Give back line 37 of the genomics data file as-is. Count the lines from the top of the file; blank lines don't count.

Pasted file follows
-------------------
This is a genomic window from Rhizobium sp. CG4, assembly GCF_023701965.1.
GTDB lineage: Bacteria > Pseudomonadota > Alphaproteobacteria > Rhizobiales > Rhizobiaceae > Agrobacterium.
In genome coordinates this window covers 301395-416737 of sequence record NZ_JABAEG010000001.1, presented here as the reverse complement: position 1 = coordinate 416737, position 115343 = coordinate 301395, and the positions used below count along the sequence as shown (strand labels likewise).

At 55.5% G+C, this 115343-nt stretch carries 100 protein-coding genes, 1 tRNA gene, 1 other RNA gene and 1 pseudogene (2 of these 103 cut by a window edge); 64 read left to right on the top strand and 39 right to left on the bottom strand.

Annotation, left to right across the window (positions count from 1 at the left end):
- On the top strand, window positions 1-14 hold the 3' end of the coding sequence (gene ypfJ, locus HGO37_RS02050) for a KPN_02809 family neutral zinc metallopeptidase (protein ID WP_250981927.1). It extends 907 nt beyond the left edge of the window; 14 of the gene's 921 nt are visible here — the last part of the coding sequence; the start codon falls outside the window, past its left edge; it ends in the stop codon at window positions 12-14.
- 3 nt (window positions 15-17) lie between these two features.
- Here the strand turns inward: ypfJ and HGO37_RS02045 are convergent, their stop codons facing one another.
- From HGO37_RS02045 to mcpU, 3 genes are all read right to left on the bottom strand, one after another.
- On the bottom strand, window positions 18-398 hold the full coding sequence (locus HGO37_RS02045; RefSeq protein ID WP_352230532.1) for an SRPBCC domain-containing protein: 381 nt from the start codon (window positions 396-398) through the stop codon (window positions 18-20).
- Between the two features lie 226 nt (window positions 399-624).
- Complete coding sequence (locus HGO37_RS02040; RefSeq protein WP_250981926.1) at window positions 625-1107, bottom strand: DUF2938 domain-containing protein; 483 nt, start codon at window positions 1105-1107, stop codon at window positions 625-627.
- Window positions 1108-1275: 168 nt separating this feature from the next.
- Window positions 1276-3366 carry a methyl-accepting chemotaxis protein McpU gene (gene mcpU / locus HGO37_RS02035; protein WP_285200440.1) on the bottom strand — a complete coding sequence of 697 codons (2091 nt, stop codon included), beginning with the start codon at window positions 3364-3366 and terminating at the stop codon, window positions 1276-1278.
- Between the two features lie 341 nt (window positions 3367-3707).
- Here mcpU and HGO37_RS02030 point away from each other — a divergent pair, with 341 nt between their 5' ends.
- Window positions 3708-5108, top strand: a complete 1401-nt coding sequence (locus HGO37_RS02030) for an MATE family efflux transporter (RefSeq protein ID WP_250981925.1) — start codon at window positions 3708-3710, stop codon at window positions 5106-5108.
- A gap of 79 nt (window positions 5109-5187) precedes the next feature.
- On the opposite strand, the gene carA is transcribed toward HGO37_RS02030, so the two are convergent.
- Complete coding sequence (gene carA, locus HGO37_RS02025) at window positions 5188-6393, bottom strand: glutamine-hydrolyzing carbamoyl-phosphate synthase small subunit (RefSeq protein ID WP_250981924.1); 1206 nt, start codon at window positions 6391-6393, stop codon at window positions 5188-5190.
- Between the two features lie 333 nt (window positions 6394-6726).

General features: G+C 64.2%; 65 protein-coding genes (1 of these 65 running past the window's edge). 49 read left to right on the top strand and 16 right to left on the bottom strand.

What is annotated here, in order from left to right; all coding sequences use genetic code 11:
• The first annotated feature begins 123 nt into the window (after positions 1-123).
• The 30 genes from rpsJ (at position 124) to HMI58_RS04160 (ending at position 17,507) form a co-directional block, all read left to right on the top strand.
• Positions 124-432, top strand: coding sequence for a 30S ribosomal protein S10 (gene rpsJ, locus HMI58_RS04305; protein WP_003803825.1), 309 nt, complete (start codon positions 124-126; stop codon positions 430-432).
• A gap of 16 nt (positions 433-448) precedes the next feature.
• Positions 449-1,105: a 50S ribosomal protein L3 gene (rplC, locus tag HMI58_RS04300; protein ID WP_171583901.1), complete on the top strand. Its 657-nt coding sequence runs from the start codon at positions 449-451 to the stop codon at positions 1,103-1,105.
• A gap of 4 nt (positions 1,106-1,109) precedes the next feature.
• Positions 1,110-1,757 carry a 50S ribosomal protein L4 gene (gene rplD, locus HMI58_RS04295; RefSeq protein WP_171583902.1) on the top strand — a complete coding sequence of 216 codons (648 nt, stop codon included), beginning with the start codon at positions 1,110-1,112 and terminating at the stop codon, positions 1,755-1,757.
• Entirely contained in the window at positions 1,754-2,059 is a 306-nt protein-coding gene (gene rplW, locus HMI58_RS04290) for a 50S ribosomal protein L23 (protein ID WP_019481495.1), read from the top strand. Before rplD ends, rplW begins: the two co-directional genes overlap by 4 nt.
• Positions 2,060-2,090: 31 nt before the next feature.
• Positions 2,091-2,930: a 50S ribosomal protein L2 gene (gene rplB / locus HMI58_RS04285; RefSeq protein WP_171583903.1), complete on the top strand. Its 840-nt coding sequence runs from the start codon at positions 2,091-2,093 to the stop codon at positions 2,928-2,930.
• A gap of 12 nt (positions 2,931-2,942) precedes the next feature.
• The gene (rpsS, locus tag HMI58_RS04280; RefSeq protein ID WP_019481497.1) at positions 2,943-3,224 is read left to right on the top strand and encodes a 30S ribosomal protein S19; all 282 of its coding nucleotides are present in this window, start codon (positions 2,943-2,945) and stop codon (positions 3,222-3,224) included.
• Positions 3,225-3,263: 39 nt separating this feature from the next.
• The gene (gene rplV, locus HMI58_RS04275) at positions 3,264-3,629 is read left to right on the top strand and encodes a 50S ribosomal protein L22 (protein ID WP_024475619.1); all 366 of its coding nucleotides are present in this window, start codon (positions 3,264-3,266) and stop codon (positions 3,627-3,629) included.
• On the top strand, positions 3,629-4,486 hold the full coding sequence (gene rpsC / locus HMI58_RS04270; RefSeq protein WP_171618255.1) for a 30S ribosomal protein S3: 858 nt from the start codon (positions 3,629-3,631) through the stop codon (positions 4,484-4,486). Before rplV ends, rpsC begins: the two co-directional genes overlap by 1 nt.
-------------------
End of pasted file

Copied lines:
• The gene (gene rplV, locus HMI58_RS04275) at positions 3,264-3,629 is read left to right on the top strand and encodes a 50S ribosomal protein L22 (protein ID WP_024475619.1); all 366 of its coding nucleotides are present in this window, start codon (positions 3,264-3,266) and stop codon (positions 3,627-3,629) included.